LONDON.- The Royal Academy of Arts
Artists Laboratory 05 will feature new work by Hughie ODonoghue RA. ODonoghues paintings are characterised by their exploration into the past and preoccupation with history, artefacts and mythology. The five works within this exhibition reflect the personal experiences of ODonoghues father, Daniel ODonoghue, during the Second World War and they came about as a consequence of sorting out his fathers personal effects after his death. ODonoghue creates a narrative within his art, seeking to remember events that he did not witness himself, and in doing so highlights the unreliability of personal memory.
The central work of the exhibition is Road, a painting in thirty-six panels that follows the journey of Daniel ODonoghue during his time in the military in the Second World War. Part painting and part sculpture, ODonoghue has used words, photographic images and pages of an old book to create a diary and chronological remembering of Daniels experiences. ODonoghue has appropriated photographs that belonged to his father, images from the Imperial War Museum, as well as his own photographs taken when revisiting places where his father spent time in the war. ODonoghue says, It is a process of re-membering rather than memory. There is a process of delving going on, an archaeological dig conducted in the medium of oil paint.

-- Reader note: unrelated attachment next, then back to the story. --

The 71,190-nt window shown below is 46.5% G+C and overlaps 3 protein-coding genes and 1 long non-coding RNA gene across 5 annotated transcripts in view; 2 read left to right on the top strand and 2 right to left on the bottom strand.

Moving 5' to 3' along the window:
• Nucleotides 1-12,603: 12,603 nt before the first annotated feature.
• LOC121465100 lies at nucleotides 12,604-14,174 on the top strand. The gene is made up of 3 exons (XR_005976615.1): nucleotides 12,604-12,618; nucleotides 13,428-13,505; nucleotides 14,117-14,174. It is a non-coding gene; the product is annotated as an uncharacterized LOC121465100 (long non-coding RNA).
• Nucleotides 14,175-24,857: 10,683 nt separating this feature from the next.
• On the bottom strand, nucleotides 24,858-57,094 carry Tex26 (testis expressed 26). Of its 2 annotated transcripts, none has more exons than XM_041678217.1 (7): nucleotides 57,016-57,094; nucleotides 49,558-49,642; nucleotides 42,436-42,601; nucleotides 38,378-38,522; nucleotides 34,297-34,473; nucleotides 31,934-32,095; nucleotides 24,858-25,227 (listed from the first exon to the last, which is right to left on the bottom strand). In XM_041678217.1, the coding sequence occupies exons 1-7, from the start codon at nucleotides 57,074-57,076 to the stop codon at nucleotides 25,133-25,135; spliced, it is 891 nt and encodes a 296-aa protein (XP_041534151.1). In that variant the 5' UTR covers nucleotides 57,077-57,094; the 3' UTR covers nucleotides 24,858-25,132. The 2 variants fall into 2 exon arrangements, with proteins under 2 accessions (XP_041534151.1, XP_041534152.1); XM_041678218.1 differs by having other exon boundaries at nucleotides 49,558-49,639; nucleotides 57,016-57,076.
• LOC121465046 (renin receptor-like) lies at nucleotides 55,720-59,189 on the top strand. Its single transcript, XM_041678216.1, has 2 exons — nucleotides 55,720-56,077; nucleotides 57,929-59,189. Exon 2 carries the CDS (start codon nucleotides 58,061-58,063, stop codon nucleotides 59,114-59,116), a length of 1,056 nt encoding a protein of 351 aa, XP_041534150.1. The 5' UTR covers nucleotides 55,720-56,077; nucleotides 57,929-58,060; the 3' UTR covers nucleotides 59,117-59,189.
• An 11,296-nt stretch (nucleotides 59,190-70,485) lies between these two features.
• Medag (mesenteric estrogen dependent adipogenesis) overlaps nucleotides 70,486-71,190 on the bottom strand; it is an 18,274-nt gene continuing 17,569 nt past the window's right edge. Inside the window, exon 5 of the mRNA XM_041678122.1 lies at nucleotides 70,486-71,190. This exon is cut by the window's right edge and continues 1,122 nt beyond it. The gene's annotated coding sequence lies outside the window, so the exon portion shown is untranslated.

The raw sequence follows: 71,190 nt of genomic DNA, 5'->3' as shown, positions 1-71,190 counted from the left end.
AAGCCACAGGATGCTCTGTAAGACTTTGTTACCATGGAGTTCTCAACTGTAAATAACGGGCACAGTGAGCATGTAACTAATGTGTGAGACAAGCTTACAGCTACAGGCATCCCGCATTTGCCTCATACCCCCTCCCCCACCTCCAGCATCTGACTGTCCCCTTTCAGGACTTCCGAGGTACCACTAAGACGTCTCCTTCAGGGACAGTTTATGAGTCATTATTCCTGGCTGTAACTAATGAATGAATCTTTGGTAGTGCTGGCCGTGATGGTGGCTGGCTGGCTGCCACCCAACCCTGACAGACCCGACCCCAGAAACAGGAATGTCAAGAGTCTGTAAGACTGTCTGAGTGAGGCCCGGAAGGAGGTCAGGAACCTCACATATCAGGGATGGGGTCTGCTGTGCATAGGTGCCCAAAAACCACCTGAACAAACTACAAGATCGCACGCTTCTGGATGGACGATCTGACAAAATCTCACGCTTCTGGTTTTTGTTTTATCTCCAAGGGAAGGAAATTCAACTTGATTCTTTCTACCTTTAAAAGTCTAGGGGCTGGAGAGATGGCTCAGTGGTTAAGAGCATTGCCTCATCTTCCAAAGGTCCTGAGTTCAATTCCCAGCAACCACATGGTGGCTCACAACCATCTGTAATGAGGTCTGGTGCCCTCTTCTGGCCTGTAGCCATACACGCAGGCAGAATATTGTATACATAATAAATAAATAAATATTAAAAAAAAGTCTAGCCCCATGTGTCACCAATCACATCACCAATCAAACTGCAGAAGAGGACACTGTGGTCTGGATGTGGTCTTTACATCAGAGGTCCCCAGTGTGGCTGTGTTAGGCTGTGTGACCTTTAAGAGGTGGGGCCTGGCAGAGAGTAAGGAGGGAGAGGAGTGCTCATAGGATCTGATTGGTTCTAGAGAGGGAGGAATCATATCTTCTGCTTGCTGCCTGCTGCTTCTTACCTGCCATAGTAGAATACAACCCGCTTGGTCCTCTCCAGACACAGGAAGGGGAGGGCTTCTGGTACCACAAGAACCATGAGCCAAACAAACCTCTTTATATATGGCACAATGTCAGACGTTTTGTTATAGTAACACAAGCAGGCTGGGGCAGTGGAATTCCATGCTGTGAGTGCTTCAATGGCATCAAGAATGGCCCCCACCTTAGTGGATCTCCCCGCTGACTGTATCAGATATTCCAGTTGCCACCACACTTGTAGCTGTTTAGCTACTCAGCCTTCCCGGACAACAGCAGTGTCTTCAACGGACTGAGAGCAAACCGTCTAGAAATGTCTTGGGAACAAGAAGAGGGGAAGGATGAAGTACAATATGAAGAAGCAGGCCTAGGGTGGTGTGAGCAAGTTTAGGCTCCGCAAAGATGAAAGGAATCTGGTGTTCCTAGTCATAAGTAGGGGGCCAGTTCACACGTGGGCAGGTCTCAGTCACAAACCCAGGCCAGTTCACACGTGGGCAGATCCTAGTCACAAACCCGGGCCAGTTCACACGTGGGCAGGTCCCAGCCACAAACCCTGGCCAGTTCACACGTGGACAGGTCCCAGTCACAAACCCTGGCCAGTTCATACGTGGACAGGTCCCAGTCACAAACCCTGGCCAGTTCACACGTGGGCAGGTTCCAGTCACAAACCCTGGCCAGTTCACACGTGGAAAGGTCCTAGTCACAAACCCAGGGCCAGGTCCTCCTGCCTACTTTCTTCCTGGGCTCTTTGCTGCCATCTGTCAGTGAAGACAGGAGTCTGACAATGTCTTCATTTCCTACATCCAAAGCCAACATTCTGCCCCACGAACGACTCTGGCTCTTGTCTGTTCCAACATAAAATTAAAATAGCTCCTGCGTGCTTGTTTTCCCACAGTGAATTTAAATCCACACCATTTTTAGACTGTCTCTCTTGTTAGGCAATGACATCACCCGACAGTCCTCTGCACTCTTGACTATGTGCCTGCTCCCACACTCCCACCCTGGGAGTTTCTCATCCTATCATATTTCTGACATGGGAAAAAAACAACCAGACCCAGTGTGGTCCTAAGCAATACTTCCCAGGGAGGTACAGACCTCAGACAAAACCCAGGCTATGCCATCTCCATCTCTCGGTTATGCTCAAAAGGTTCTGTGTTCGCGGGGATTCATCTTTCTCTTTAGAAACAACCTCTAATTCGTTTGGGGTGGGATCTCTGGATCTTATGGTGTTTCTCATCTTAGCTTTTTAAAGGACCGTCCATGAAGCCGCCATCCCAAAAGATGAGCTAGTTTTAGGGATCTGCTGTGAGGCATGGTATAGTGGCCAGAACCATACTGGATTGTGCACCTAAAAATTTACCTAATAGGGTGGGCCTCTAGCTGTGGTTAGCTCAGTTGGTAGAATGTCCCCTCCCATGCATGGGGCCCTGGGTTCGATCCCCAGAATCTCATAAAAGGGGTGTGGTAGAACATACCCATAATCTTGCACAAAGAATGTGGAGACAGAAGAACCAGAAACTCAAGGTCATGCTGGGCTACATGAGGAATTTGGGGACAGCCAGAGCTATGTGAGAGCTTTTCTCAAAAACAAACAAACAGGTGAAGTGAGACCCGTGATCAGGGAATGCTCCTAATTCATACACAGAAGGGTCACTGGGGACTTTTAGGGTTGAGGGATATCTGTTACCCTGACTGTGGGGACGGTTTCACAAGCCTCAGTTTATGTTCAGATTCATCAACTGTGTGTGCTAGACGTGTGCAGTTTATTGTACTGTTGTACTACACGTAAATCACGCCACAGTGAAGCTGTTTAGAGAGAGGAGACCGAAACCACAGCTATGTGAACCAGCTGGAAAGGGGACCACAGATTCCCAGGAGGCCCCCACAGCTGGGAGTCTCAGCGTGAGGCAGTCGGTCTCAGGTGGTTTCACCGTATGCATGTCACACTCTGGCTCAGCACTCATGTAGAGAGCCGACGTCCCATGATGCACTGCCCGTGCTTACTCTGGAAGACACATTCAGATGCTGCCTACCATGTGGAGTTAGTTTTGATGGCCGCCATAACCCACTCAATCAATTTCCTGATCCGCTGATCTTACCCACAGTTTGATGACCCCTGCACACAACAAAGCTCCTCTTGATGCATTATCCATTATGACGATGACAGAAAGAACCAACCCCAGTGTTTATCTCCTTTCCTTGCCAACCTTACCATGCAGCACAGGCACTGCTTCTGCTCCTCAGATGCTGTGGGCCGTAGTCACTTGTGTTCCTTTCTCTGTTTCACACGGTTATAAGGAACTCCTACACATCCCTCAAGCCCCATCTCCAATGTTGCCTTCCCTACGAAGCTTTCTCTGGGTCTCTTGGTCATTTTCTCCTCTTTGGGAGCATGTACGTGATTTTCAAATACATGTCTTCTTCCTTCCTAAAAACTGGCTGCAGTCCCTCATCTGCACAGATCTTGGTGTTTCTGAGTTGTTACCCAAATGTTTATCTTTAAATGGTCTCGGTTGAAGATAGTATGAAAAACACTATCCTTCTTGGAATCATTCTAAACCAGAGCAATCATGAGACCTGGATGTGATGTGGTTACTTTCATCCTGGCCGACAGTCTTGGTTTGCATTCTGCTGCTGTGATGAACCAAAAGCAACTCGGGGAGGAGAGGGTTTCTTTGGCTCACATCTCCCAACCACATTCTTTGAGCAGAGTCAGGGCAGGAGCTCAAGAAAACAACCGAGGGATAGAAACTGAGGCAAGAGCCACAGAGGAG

Four other large scale works by ODonoghue will be shown in the exhibition, including Crossing the Rapido 111, which is almost seven metres long. This measurement relates to the narrowest width and depth of the Rapido River near Cassino, Italy, during the harrowing crossing by the US 36th Infantry Division in 1944. The work has been made with water and graphite dust, sitting in a steel frame.
A selection of artefacts that ODonoghue has drawn inspiration from will also be displayed in the exhibition. The few fragments of the story that survive include old letters written by Daniel to his brother and wife, photographs of his fellow soldiers, as well as his camera together with the camera film. ODonoghue says, Paintings cannot be explained, only experienced.. Nevertheless, understanding a context in which painting has been made can promote empathy and I am happy to encourage that.
Hughie ODonoghue was born in England but lived and worked for many years in Kilkenny, Ireland. Graduating from Goldsmiths in 1982, he was Artist in Residence at the National Gallery, London from 1984-85. ODonoghues work is characterised by an engagement with the past. He uses figuration and abstraction to explore themes of human identity, memory and experience; and draws on history, mythology and personal records to create works which resonate with emotional intensity.
Some works in the exhibition will be for sale.